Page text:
The Victorian Labor Party made scores of promises before coming to power in November 2014. Which ones did they keep?
3AW state political reporter Lauren Hilbert told The Newsroom Premier Daniel Andrews wants to stick to every promise he’s made.
“Daniel Andrews made a real point of doing everything he said he would and it’s been his defence for a lot of things,” she said.
But has the Premier stuck to the promises that earned him and his party power? More than 15 months into the Andrews government, The Newsroom examines the election promises deemed to have the largest social and economic impacts.
New public holidays
Victoria now has two new public holidays after Premier Daniel Andrews kept his word on a spectacular promise years before the state election.
The AFL Grand Final Eve and Easter Sunday public holidays were introduced and, according to a report by PricewaterhouseCoopers, were expected to cost the economy up to $900 million annually. Although the additional money spent by the public on entertainment and going out could generate $300 million for the Victorian economy.
A government spokesperson said there was corporate opposition to the AFL Grand Final Eve public holiday. “Grand Final Friday was created to allow hard working Victorians to spend more quality time with their family, friends and loved ones,” the spokesperson said. “We acknowledge that some business groups opposed the public holiday, however, there are no trading restrictions placed on the day so it is up to individual business owners and operators whether they choose to open or not.”
Level crossing removals
The Liberal party and the Labor government promised to remove railway level crossings before the election. Works are now under way: one crossing has been removed, nine are under construction and work on the remaining crossings is in the tender and planning phases.
Ms Hilbert said the Liberals were planning to remove quite a few.
“The first four were funded by the coalition. But because Labor already had the 50 level crossings removal plan, they [Labor] kind of stole the plan and all of a sudden level crossing removals were associated with Labor,” said Ms Hilbert.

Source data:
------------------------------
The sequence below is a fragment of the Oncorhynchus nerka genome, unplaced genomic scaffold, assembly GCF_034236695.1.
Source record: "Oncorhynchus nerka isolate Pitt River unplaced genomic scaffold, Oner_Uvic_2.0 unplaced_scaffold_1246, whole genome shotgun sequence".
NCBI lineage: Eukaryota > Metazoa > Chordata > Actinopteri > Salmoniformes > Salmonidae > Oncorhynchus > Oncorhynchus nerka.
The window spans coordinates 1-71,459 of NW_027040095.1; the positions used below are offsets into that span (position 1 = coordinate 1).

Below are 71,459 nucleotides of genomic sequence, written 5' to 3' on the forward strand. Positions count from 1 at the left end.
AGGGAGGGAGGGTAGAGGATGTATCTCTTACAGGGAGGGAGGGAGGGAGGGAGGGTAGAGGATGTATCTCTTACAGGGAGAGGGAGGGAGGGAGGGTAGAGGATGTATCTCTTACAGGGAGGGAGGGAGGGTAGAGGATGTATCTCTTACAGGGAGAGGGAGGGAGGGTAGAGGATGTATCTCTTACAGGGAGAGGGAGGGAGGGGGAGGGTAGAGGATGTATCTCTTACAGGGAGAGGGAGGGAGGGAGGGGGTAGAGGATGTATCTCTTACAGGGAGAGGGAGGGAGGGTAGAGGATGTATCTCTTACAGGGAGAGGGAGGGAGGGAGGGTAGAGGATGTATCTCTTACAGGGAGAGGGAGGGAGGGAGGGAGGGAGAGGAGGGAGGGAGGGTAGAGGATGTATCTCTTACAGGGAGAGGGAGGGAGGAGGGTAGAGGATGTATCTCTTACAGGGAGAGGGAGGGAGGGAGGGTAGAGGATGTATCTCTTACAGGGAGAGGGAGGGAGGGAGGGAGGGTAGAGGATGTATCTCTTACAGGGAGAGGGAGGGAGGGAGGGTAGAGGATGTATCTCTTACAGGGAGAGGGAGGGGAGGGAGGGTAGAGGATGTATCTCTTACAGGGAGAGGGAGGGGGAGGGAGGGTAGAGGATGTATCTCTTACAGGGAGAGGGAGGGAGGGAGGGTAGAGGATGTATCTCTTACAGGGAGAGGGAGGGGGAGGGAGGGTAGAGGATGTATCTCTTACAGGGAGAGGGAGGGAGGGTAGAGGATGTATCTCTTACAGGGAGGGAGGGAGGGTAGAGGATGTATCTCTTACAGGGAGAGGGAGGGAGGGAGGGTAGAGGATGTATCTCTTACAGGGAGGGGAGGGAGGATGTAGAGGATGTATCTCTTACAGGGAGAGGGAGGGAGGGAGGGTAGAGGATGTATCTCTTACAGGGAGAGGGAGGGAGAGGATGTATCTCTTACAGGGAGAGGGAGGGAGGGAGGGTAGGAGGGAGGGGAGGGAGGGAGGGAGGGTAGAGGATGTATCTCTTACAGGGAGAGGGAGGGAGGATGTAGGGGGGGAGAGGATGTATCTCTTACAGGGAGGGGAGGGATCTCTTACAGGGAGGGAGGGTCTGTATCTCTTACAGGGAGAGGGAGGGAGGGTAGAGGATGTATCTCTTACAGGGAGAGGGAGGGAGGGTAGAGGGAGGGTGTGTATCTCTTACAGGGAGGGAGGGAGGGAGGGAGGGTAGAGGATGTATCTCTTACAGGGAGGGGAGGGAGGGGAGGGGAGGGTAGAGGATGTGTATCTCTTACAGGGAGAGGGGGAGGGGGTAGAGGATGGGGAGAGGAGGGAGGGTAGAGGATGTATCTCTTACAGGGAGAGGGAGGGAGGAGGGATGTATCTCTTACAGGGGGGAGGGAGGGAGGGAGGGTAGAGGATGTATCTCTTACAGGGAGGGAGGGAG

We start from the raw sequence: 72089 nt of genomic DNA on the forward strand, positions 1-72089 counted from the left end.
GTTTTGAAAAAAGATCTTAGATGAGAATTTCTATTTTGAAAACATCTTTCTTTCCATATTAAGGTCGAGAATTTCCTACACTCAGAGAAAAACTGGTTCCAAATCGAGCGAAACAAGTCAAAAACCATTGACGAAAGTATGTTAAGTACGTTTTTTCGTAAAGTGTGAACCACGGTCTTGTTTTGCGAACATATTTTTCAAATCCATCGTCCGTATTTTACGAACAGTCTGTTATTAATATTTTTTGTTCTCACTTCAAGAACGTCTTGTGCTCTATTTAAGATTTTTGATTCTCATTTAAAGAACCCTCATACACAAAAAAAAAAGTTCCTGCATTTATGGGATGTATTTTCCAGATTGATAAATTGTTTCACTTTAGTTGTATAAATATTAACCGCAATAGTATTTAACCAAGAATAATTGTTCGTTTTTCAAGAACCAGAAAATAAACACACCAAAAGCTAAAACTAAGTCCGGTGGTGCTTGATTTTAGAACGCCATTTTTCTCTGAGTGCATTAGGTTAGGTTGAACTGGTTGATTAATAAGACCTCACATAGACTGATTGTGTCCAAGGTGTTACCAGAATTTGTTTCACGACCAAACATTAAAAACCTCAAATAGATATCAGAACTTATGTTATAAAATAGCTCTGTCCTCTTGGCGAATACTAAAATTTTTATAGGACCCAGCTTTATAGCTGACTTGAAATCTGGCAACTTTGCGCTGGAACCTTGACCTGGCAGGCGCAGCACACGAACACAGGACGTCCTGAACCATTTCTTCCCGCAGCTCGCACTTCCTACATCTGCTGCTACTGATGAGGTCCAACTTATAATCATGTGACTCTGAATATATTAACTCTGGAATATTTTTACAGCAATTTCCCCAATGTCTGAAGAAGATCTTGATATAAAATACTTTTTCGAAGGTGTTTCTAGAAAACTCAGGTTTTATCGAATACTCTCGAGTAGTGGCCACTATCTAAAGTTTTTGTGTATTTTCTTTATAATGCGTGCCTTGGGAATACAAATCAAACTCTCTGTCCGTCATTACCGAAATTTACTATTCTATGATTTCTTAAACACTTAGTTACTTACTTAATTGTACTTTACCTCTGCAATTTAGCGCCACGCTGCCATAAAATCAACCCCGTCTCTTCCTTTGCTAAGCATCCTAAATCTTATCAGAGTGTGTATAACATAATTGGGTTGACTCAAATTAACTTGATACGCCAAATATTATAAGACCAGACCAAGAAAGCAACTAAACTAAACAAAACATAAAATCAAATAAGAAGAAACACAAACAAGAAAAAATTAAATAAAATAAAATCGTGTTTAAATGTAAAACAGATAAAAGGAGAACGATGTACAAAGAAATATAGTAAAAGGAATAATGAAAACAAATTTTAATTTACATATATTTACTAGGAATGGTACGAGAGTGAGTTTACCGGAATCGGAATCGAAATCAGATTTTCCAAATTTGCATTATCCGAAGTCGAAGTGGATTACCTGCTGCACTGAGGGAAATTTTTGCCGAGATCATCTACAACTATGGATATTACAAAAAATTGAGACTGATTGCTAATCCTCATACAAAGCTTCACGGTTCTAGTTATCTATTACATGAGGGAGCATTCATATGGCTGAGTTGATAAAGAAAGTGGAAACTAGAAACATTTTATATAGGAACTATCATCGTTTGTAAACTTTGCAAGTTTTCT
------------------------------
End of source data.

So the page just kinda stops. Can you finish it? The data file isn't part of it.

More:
No cost for dumping the East West Link Project
Before the state election, Premier Daniel Andrews said the contracts for the East West Link (EWL) Project were “not worth the paper” they were written on.
According to the Victorian Auditor-General’s Report on the East West Link Project, $1.1 billion has been “paid” or is “expected to be paid” by the state government. Around $320 million could be refunded by selling properties purchased for the project.
Ms Hilbert said before the election Labor was set on not building it.
“If they had dumped it, it would have been a broken promise within weeks of coming to office, they would have been absolutely crucified,” she said.
Treasurer Tim Pallas told The Newsroom: “Before the election, we promised that a Labor Government would not proceed with the Liberals’ East West Link. This promise has been kept,” said Mr Pallas, “The Andrews Labor Government is getting on with building projects that our State needs and that Victorians voted for.”
Despite this, Premier Daniel Andrews statement that the contracts were “not worth the paper” they were written on was found to be false. Premier Daniel Andrews added there would be “some modest compensation” and the state government has so far paid out $339m, which he has denied is compensation.
Metro Rail Tunnel Project
Another promise was the Metro Rail Tunnel, a project originally envisioned by the Baillieu government.
At an estimated cost of $10.9 billion, the Metro Rail Tunnel Project is currently in the planning and development stage, according to Melbourne Metro Rail.
The Melbourne Metro Business Case claims the tunnel has a cost-benefit ratio of $1.10 to every dollar spent and $1.50 to $3.30 for every dollar after wider economic benefits (which can include the benefits of increased productivity from savings in travel time) are considered.
The project envisions five underground train stations and twin nine-kilometre rail tunnels.
The state government is now waiting for the federal government to decide if they will match $4.5 billion already committed by the state, for the project. The remainder is expected to come from the private sector.
Royal Commission into Family Violence
Premier Daniel Andrews delivered on a promise he would create a Royal Commission into family violence. He said it would be completed by the end of 2015, but the report date was set for February 29, 2016. The date has now been amended to March 29, 2016.
Premier Andrews said in a press release the Royal Commission requested the one-month extension: “We owe it to victims of family violence and Victoria to get this right.”
Back to Work Act
The state government promised to help employers financially if they hired workers who fell into these categories: unemployed youth, retrenched workers, refugees and more.
The state budgeted $100 million for the Back to Work Act, as some payouts to employers can be up to $16,000.
After November 1 last year, the payments expanded to include a larger range of beneficiaries and higher payments. Employers can now make a claim if they hire disabled pensioners, apprentices, trainees or refugees. – Matthew Male
East West Link photo from Capella Capital. Top photo from Premier Daniel Andrews’ Facebook page.